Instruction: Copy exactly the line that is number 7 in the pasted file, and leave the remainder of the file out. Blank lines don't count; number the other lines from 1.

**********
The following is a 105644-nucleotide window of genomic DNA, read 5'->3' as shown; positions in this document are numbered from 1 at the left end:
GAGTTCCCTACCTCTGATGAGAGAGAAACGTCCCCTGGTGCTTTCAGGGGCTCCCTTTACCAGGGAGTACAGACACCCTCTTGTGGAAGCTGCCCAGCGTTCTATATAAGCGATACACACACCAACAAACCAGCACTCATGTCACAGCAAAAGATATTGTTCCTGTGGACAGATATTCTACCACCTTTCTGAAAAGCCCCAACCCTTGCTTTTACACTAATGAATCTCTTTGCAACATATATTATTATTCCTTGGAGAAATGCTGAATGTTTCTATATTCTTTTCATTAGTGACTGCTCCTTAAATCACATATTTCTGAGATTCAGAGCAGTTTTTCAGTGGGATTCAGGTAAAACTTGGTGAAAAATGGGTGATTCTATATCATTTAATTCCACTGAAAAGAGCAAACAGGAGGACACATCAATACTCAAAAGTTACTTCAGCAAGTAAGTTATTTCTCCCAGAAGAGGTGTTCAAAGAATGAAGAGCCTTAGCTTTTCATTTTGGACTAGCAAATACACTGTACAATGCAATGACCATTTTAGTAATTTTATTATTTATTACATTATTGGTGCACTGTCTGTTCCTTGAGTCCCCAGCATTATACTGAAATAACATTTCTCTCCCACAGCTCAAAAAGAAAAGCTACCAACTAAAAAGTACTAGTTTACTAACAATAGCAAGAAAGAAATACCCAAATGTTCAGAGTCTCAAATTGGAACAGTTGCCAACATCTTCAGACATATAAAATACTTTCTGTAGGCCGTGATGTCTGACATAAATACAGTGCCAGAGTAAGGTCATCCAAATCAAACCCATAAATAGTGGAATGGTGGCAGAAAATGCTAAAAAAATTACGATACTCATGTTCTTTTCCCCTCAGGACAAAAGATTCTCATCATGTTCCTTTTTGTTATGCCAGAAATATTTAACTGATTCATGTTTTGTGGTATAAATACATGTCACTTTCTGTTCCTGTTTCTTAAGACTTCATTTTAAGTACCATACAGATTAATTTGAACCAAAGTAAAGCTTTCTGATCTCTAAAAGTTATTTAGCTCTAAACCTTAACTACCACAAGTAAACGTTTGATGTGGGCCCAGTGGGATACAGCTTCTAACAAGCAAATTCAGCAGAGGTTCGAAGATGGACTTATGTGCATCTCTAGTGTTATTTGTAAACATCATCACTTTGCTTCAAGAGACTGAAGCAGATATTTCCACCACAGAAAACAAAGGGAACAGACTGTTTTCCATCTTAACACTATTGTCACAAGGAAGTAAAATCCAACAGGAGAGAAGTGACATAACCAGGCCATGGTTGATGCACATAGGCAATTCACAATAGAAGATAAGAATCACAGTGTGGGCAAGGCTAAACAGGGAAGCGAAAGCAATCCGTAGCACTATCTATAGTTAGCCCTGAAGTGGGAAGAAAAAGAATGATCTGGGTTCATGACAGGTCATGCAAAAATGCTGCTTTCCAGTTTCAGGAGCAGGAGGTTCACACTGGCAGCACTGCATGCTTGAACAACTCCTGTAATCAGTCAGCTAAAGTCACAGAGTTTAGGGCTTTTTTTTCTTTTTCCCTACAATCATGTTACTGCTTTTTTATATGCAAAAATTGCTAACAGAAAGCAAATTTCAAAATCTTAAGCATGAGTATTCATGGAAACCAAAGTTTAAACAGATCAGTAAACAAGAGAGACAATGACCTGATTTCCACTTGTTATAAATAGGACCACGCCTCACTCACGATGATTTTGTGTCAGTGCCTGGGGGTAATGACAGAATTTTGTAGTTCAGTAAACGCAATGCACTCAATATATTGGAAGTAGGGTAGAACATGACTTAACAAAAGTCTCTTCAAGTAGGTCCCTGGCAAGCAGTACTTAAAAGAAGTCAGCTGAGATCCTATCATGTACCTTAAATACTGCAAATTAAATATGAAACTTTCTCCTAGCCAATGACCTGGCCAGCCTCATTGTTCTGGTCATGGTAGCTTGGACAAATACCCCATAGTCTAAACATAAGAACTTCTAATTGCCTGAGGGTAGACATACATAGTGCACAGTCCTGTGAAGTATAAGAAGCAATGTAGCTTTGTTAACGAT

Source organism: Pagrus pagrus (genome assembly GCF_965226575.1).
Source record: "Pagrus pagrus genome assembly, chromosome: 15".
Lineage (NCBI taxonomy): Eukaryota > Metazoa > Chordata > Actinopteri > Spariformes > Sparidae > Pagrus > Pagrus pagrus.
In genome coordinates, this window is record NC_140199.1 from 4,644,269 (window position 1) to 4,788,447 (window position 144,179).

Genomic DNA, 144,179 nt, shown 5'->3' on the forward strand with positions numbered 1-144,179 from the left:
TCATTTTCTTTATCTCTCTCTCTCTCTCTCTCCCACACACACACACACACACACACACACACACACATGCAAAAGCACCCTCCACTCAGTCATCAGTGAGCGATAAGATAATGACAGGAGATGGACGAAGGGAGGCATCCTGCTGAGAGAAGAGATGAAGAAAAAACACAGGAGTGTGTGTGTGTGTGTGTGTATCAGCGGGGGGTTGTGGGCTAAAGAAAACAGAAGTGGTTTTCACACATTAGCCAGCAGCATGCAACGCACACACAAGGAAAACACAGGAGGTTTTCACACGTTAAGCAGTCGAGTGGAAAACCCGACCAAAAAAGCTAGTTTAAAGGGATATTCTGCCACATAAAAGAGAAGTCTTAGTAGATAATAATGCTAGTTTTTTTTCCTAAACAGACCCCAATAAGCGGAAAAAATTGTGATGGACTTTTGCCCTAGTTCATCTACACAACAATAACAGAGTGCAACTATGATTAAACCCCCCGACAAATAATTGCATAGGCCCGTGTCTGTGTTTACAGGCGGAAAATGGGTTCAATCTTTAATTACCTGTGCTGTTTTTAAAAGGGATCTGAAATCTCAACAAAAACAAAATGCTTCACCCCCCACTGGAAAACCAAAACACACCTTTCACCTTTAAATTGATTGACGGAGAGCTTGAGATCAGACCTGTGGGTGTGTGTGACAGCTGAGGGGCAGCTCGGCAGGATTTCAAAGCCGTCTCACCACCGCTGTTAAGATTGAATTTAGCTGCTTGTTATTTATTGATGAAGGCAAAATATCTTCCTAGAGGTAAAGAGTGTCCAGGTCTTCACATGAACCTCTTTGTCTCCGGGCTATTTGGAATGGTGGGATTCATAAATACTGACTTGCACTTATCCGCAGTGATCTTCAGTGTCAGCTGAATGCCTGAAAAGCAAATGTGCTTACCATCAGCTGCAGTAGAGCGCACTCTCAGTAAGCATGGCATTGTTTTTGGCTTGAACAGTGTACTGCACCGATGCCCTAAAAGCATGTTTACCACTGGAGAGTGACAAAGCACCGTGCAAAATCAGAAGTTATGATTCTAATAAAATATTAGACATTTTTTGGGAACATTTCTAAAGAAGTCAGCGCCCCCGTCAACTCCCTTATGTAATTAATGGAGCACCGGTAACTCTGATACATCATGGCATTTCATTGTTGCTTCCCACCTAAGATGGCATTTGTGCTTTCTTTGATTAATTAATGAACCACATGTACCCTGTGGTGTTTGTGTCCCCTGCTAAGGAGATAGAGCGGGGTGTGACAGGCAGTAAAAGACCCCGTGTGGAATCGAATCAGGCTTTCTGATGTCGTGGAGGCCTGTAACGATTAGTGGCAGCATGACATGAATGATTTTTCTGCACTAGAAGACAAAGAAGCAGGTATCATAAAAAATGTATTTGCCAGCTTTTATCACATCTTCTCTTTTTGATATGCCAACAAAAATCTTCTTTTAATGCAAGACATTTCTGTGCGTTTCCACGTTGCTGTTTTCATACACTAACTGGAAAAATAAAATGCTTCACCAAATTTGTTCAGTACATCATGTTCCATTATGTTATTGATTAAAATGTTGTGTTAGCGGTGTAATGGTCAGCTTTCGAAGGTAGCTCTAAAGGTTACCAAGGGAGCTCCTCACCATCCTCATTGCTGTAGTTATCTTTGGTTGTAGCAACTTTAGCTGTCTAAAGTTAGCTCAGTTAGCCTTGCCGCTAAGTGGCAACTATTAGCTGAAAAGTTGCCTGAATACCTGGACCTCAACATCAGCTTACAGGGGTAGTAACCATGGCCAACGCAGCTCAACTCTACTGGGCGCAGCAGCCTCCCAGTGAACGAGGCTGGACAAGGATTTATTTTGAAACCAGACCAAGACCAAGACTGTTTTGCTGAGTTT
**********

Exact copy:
Genomic DNA, 144,179 nt, shown 5'->3' on the forward strand with positions numbered 1-144,179 from the left: